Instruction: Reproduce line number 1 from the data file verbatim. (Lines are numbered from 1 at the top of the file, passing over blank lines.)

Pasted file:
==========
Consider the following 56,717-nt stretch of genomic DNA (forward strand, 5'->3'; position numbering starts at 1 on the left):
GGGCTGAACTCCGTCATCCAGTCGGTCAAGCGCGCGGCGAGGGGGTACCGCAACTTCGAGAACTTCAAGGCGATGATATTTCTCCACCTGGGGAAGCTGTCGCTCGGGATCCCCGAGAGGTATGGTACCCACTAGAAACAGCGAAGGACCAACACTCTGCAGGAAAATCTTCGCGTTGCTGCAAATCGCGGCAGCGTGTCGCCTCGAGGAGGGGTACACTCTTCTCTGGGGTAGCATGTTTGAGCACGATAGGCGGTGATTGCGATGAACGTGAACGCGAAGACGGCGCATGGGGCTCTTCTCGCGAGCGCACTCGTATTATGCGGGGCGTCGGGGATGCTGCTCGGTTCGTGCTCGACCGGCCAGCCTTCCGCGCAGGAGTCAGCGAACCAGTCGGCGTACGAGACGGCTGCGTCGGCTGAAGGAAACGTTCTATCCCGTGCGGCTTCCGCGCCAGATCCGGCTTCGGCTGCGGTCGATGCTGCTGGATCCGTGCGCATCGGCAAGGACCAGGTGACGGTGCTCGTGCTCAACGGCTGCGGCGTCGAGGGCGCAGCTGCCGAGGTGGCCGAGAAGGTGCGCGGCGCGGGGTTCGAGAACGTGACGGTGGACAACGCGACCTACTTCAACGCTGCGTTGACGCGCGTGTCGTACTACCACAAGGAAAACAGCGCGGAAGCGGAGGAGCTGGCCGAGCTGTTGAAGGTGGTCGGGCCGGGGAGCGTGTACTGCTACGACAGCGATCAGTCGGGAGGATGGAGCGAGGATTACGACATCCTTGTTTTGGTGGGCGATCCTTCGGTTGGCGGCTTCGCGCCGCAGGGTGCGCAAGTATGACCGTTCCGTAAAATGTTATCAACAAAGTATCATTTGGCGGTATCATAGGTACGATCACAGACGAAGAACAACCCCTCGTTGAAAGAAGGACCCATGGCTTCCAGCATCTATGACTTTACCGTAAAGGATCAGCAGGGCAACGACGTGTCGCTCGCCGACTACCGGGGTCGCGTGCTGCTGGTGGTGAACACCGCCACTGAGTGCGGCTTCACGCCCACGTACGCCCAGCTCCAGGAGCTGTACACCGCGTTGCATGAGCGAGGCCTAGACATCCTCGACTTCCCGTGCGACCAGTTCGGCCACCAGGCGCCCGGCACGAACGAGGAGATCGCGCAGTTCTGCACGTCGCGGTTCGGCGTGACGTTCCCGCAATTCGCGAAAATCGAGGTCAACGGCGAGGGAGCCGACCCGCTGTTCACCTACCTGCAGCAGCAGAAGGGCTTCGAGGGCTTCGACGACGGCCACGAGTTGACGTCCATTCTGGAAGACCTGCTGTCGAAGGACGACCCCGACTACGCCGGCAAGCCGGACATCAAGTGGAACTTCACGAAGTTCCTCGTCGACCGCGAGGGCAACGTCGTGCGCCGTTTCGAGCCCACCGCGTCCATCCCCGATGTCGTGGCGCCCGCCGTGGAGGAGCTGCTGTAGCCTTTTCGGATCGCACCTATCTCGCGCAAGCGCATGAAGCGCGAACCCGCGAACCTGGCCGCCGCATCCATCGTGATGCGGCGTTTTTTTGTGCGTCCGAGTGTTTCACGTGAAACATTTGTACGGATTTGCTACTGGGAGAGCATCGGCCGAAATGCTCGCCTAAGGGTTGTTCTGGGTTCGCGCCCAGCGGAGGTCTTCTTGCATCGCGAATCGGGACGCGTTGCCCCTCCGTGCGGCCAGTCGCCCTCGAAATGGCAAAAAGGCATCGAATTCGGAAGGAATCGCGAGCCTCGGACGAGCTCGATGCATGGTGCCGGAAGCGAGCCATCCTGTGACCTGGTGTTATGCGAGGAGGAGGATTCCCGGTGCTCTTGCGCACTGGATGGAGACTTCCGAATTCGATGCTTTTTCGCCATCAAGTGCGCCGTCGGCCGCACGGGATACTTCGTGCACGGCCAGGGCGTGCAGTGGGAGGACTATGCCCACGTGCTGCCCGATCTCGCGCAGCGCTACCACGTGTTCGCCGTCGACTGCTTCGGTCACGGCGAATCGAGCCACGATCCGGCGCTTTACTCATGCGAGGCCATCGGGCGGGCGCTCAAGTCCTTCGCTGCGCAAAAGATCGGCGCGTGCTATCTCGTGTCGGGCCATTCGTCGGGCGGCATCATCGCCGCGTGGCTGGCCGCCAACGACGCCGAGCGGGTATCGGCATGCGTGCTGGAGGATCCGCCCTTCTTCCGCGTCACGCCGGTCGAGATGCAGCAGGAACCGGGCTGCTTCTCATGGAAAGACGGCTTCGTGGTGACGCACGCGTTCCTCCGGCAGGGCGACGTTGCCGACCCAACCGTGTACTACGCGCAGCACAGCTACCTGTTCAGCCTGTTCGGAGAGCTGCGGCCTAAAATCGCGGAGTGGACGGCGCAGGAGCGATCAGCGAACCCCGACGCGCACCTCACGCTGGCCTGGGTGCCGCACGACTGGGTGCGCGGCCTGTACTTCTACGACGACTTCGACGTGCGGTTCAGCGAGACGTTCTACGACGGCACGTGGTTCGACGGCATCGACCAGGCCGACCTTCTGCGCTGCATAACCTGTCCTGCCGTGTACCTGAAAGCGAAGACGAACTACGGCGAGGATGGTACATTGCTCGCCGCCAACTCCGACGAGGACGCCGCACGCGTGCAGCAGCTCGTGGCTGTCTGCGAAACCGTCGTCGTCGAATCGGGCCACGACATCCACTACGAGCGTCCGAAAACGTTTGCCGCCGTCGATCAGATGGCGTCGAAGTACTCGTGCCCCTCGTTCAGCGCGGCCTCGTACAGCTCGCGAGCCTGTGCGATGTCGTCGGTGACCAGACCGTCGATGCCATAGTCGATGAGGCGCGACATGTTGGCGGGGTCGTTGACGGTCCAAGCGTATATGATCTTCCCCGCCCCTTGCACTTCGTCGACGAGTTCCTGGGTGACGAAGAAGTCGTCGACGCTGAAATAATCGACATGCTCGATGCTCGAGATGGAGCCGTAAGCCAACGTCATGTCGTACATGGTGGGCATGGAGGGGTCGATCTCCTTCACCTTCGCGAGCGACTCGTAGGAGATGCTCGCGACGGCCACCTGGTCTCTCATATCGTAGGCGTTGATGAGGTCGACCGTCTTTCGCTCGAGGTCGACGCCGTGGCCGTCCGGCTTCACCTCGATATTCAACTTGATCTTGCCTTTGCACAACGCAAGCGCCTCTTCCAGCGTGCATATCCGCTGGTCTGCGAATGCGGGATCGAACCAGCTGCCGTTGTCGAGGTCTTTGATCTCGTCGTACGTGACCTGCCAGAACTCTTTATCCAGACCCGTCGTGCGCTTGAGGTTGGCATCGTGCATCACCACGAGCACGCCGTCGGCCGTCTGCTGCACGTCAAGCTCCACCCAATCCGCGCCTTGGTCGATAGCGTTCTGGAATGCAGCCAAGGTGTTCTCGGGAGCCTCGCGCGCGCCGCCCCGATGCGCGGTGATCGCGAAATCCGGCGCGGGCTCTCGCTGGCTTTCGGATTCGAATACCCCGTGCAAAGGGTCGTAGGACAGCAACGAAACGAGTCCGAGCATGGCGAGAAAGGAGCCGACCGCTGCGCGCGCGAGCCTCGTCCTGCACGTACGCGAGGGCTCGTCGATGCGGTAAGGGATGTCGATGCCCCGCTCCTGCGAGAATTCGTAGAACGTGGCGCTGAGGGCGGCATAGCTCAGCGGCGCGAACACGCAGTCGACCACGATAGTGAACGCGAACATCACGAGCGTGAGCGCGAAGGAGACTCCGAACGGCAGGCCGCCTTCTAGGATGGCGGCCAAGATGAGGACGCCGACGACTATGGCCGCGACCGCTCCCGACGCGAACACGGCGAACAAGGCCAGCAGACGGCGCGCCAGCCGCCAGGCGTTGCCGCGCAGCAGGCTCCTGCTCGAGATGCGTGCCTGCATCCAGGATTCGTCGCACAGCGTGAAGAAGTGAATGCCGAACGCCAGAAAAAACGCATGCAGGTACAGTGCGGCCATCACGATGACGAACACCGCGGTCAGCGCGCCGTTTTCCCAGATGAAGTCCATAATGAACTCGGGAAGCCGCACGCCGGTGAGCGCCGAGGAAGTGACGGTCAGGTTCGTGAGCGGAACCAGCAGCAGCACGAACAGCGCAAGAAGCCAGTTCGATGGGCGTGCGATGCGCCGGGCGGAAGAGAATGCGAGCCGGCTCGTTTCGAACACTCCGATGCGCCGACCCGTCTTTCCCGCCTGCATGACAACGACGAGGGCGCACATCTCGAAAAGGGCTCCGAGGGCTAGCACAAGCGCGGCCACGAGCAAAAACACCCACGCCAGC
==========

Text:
Consider the following 56,717-nt stretch of genomic DNA (forward strand, 5'->3'; position numbering starts at 1 on the left):